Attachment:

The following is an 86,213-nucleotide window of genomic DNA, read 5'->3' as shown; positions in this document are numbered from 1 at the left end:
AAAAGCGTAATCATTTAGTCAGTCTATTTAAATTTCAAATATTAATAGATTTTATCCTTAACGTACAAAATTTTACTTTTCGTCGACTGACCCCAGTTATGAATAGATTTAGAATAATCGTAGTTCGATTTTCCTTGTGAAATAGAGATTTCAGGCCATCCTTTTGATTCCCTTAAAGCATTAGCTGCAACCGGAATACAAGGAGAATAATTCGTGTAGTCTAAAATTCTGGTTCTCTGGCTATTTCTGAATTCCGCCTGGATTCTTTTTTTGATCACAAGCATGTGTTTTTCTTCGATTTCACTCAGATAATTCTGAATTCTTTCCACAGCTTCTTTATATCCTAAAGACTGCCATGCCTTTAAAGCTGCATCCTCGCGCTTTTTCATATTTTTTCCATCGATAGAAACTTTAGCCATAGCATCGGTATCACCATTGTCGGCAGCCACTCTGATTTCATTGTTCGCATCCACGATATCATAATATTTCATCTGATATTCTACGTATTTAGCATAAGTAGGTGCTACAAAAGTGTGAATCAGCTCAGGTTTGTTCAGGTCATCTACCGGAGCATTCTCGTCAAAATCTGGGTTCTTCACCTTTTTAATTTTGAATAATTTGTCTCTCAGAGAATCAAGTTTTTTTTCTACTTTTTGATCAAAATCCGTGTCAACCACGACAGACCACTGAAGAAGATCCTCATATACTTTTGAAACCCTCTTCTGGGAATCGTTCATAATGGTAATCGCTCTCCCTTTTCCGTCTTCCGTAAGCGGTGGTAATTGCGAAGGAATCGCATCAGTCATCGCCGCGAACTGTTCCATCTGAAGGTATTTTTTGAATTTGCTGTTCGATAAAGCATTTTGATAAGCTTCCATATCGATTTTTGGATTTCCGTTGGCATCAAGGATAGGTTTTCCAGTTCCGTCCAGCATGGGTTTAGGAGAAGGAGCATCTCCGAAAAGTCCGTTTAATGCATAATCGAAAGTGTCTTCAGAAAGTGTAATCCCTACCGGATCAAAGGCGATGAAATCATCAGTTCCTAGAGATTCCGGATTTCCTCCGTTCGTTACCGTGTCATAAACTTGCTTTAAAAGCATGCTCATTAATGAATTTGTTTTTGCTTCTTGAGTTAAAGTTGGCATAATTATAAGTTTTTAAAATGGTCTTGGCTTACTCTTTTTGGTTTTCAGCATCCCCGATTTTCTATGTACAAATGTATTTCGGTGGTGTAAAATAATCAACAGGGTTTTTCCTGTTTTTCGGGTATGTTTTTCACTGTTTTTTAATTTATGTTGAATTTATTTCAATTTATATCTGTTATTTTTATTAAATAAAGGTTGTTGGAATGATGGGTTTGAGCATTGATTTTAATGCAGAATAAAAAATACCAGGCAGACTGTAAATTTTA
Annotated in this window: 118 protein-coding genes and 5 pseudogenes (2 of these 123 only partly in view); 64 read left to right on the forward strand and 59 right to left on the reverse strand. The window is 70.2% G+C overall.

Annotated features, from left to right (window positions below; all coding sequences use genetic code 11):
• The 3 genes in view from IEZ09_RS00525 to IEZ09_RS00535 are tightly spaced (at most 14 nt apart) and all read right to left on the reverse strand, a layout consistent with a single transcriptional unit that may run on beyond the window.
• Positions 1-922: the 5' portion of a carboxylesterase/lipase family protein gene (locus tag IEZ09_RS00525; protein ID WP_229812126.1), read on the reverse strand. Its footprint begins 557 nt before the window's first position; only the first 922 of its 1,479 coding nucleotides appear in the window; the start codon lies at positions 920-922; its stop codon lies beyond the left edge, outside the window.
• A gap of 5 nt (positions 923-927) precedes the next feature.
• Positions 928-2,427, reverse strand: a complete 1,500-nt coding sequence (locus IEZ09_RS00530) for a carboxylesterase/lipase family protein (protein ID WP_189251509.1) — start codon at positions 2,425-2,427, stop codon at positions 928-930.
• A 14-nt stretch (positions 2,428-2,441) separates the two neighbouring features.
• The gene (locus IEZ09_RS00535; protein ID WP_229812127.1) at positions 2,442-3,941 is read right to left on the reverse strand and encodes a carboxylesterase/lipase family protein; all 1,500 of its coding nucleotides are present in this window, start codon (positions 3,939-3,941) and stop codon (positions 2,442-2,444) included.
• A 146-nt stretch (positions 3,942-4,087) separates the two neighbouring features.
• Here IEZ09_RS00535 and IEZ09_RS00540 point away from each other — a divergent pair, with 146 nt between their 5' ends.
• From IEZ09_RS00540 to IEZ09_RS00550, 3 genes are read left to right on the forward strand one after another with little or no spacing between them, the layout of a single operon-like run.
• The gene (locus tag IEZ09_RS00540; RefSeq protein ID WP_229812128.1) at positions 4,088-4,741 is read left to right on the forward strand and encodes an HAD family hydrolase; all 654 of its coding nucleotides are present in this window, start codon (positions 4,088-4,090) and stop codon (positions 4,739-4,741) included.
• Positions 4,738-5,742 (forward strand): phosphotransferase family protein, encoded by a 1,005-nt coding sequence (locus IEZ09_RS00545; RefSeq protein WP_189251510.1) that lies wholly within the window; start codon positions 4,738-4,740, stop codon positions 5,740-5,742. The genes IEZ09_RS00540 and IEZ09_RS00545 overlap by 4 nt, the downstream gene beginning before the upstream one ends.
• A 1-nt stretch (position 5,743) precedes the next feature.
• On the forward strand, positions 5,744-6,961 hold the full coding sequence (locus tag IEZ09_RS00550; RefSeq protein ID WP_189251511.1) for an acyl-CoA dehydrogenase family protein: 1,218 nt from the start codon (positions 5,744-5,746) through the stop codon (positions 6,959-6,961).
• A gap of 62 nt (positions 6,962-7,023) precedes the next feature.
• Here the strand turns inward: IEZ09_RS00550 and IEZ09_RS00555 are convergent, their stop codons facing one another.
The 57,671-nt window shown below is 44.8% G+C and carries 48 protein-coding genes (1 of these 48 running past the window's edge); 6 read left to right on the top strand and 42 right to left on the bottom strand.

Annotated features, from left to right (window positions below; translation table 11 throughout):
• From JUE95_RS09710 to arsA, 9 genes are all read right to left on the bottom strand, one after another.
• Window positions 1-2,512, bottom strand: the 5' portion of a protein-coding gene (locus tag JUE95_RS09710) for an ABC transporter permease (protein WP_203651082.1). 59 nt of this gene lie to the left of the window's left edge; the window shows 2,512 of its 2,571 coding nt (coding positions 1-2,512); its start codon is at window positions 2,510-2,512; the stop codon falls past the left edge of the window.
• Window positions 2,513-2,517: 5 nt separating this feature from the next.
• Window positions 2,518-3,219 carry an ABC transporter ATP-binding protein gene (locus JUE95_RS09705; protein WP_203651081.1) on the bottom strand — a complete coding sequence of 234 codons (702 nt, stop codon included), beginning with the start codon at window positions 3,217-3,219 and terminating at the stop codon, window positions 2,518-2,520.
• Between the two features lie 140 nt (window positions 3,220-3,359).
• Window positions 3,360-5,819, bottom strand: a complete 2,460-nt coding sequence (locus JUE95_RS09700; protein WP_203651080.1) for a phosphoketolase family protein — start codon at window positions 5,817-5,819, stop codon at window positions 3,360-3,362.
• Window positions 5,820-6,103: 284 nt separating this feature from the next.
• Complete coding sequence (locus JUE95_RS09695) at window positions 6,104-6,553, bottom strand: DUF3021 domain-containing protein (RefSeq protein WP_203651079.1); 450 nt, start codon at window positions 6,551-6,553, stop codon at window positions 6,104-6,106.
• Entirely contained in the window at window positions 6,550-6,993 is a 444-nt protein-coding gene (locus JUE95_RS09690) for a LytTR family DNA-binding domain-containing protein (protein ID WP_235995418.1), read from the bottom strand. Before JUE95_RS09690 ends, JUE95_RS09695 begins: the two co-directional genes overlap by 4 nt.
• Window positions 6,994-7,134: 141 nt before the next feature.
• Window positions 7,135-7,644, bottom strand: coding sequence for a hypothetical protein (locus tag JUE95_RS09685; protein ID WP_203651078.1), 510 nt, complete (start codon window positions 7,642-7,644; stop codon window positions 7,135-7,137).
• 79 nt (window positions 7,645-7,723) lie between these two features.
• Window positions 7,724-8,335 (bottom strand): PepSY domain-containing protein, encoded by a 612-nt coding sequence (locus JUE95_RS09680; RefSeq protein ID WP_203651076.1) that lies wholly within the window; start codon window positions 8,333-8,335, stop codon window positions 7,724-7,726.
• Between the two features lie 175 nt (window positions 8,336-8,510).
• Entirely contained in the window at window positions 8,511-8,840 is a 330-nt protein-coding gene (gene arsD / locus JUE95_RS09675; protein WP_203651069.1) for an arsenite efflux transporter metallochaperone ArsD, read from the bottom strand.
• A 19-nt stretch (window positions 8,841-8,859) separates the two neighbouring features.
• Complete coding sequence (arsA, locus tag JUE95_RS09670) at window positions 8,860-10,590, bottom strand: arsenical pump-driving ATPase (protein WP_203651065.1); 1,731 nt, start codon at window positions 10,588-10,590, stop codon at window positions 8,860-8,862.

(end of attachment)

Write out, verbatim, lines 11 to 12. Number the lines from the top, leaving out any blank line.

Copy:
• A 146-nt stretch (positions 3,942-4,087) separates the two neighbouring features.
• Here IEZ09_RS00535 and IEZ09_RS00540 point away from each other — a divergent pair, with 146 nt between their 5' ends.